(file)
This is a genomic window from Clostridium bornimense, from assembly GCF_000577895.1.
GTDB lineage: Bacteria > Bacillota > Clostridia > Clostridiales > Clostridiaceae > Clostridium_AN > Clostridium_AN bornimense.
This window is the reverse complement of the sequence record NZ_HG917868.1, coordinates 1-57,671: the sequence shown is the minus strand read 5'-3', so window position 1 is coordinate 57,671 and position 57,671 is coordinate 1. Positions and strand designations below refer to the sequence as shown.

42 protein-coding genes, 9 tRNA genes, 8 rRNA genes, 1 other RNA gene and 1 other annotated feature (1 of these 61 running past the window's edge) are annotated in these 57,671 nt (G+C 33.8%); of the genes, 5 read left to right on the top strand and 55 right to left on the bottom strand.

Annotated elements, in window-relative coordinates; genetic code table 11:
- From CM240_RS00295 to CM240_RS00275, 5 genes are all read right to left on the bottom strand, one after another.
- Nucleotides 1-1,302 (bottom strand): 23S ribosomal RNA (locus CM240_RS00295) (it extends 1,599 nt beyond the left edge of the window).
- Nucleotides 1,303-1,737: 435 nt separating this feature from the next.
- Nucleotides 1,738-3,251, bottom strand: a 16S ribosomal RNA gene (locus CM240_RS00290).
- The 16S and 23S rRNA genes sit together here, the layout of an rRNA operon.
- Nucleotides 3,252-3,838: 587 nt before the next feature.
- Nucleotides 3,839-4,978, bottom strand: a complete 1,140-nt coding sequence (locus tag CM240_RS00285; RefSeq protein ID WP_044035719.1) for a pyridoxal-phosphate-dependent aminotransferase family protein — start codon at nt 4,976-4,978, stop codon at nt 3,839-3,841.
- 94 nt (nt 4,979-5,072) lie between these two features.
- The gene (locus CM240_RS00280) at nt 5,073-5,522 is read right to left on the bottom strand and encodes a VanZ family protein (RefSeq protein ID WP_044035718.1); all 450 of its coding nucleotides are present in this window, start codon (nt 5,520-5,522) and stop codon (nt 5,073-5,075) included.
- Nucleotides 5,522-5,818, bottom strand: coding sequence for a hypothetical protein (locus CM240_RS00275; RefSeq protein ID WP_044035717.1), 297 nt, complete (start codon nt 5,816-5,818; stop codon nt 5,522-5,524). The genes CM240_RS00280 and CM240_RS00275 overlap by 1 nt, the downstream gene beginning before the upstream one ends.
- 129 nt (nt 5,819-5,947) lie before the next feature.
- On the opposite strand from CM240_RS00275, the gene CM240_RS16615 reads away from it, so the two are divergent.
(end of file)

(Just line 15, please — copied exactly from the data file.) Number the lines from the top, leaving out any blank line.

- Nucleotides 5,522-5,818, bottom strand: coding sequence for a hypothetical protein (locus CM240_RS00275; RefSeq protein ID WP_044035717.1), 297 nt, complete (start codon nt 5,816-5,818; stop codon nt 5,522-5,524). The genes CM240_RS00280 and CM240_RS00275 overlap by 1 nt, the downstream gene beginning before the upstream one ends.